'Making a Murderer': Wisconsin Governor Won't Pardon Brendan Dassey - Rolling Stone
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‘Making a Murderer’: Wisconsin Governor Declines to Pardon Brendan Dassey

Although the Pardon Advisory Board has stated that it will not consider commutations, Governor Evers is not bound by those rules,” Dassey’s legal team says after latest setback

Brendan Dassey appears in court at the Manitowoc County Courthouse in Manitowoc, Wis. on April 16th, 2017.

'Making a Murderer' subject Brendan Dassey’s pardon bid has been denied by Wisconsin governor Tony Evers.

Dan Powers/The Post-Crescent/AP

Making a Murderer subject Brendan Dassey’s “best shot” at a release from prison has been denied after Wisconsin governor Tony Evers declined a request to pardon him. The Pardon Advisory Board notified Dassey and his attorneys of the governor’s decision this week.

“Unfortunately, we are unable to consider your application for pardon because you do not meet one or more of the required eligibility conditions,” the Pardon Advisory Board wrote (via NBC15). “In addition, the governor is not considering requests for commutation.”

In October, the legal team for Dassey — one of the two men convicted and serving a life sentence for the murder featured in the Netflix docuseries — would file a petition for executive clemency with first-term Democratic governor Evers after exhausting all other legal options; Evers restarted Wisconsin’s pardons board after eight years of inactivity under the previous governor Scott Walker.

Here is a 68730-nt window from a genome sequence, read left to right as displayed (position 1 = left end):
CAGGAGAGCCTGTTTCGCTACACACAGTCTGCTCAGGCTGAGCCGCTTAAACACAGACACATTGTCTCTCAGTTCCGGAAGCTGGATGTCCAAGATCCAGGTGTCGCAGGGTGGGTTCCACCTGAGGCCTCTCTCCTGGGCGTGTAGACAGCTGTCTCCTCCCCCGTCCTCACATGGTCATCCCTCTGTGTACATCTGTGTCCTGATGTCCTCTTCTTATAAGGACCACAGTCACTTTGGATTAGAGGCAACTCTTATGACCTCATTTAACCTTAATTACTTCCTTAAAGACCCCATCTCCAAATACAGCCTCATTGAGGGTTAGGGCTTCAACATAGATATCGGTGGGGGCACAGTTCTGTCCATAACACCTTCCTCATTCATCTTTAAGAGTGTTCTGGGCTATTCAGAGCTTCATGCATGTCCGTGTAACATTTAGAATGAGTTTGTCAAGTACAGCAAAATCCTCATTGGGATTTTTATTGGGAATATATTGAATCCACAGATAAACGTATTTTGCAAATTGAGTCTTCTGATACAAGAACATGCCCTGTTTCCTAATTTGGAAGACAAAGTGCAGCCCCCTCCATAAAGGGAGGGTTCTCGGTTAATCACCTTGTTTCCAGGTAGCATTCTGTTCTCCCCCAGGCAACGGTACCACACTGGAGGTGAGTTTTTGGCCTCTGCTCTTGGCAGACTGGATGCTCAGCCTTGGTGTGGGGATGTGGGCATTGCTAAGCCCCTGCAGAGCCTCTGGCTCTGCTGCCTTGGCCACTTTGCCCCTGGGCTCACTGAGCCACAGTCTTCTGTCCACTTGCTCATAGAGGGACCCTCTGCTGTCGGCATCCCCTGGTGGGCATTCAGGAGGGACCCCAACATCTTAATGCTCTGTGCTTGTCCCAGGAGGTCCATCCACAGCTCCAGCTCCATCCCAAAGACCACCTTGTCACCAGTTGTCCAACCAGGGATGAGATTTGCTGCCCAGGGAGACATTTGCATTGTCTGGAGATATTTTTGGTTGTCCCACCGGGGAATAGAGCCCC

“We’re filing a petition for executive clemency with Governor Tony Evers of Wisconsin,” Dassey’s lawyers Laura Nirider and Steven Drizin in October. “This is his best shot, and the moment is now. The moment is now for Brendan to come home.” Dassey also wrote a handwritten note to Evers, “I am innocent and want to go home.”

Despite the latest legal setback, Dassey “is not giving up hope,” his legal team said in a statement after Evers’ pardon denial, adding that “although the Pardon Advisory Board has stated that it will not consider commutations, Governor Evers is not bound by those rules.”

“We will continue to work, respectfully but relentlessly, towards the day when this governor recognizes in Brendan Dassey the gentle, cheerful, and kind human being whom we have known for twelve years,” Dassey’s attorneys added. “A good teacher never forgets his most vulnerable students; a good Governor never forgets his most vulnerable citizens.”

In December 2017, an appeals court upheld Dassey’s conviction following a long legal battle that began in August 2016, when a judge ruled that the then-16-year-old “intellectually limited” Dassey was coerced into confessing his role in the 2005 murder of Teresa Halbach.

In June 2017, the U.S. Seventh Circuit Court of Appeals in Chicago affirmed that August 2016, but the state of Wisconsin requested that seven members of that court hear the appeal; the U.S. Seventh Circuit Court of Appeals ultimately ruled that Dassey’s confession was not coerced.

The U.S. Supreme Court also declined to hear Dassey’s appeal, leaving Evers’ pardon as one of the final paths toward freedom; under his initial sentence, Dassey isn’t up for parole for another 30 years.

In This Article: Making a Murderer

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